Wednesday, July 24, 2013

In Vain-Aenigma review

Metal has a strange trend going on right now in regards to album titles.  It has become baffling normal for a metal, especially one from overseas to use this Latin-themed character as the first letter of an album title: Æ.

I'm not sure why this is.  Maybe it makes the album title seem more metal.  I find it weird and difficult to type in using a normal keyboard without finding the character online, copying, and pasting.

In Vain is a lesser known metal band from Norway, whose music is really well-constructed.  In terms of metallic style, one could realistically categorize In Vain's music as progressive metal, black metal, or even melodeath.  I would call it a creative amalgam of all three styles.  This album contains sections of full-on thrashing shred, progressive guitar leads, and blackened viciousness.

Make no mistake that this album is extreme metal.  "Ænigma" shows the band taking their sound to a whole new level and improving on both technicality and production.  This is a heavy disc, but it still sounds very progressive.  Production values are very crisp, which allows the guitar leads and acoustic sections to shine. 

Vocals are even more chaotic than they were on the band's previous album, "Mantra."  However, there is a fair amount of clean singing on this album, which I find to be welcome.  In Vain used this vocal style on "Mantra," but more sparingly.  "Mantra" was a masterful record and incredibly well-written.  By contrast, "Ænigma" sounds more mature and more polished.  While few of the songs are instantly memorable, the album as a whole carries and unmistakable vibe.  After a couple of listens, I can attest that this album is every bit as good as "Mantra" was.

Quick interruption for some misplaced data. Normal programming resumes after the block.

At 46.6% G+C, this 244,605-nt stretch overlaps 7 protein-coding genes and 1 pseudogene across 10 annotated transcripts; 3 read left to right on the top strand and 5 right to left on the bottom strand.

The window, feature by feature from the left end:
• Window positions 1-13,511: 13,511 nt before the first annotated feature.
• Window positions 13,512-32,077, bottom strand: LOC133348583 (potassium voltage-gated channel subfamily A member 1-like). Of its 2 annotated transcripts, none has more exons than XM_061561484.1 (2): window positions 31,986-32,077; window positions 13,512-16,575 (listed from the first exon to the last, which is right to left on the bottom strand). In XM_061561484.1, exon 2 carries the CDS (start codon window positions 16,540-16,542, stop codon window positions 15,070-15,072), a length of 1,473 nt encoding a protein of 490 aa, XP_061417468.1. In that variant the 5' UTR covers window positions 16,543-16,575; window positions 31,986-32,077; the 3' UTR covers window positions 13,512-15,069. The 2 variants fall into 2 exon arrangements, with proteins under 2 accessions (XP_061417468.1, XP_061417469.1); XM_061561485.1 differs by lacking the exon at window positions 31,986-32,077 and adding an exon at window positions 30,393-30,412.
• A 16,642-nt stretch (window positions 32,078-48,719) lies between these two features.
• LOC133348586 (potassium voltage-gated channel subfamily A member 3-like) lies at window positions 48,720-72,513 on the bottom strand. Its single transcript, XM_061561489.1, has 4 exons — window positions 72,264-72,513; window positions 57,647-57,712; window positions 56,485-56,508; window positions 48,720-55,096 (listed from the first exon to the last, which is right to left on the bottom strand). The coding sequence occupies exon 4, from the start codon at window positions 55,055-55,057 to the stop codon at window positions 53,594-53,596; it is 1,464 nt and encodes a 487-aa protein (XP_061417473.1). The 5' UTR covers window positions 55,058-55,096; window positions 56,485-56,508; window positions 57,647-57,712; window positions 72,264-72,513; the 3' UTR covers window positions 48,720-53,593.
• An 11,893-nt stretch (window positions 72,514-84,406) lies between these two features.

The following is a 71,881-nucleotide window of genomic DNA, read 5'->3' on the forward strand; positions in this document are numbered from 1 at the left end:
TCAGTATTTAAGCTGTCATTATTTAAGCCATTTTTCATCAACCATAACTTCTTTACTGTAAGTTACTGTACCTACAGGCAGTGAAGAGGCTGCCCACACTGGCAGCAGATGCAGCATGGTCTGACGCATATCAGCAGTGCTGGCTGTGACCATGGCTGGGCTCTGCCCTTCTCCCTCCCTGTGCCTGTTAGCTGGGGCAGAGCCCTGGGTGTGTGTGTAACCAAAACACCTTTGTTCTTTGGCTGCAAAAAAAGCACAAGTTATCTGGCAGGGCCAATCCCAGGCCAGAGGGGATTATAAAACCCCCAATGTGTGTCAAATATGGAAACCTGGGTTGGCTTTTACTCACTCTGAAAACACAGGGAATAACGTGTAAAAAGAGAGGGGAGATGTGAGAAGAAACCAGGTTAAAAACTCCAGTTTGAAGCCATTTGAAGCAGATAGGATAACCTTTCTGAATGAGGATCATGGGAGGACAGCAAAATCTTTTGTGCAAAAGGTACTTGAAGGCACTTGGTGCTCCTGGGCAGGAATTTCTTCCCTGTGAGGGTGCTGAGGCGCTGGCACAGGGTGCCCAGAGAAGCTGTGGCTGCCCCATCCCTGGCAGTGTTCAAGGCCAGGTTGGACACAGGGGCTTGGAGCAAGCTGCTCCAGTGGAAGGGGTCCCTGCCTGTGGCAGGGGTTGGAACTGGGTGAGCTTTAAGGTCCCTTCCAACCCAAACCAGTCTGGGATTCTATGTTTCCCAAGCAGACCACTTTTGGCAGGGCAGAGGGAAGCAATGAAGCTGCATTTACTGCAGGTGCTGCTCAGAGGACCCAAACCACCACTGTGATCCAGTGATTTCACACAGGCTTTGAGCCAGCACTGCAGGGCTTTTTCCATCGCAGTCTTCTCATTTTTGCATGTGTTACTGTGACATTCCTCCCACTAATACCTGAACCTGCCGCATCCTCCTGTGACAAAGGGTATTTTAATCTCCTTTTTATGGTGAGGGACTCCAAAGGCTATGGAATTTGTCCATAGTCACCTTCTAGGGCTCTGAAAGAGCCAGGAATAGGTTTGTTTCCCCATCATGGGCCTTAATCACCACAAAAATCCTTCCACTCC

If you have not heard any of this band's previous work, you definitely should check it out.  I have attached the whole album stream via YouTube below for your listening pleasure.  As always, thanks for listening and enjoy!

Tuesday, July 23, 2013

Sigur Ros-Kveikur review

I didn't really take Sigur Ros seriously until sometime in 2012 after their previous album "Valtari" was released.  I'm not really sure why.  Perhaps the band's name didn't resonate with me.  But after I really took some time to listen to that record, I came to like the band's sound a lot more. 

Since "Valtari," Sigur Ros has been hard at work, quickly releasing another album.  This one didn't really have time to make it to the highly anticipated category because it was announced and released in a very short time span. 

If you have browsed a record store lately, you might have seen the new album, "Kveikur" gracing shelves.  The cover art is simple, yet attention grabbing. 

With this new album, Sigur Ros have adapted and enhanced their experimental approach to accessible post rock.  "Kveikur" sees the band incorporating more ominous textures, and darker, deeper sounds.  With enough distortion to keep true to the post-rock values the band is known for, accessible pop sensibilities and broken bits of alternative styled sounds peek through the haze of atmospheric grandeur.  This results in a sweeping, majestic sound that is quite impressive, even for seasoned fans of this Icelandic post-rock group.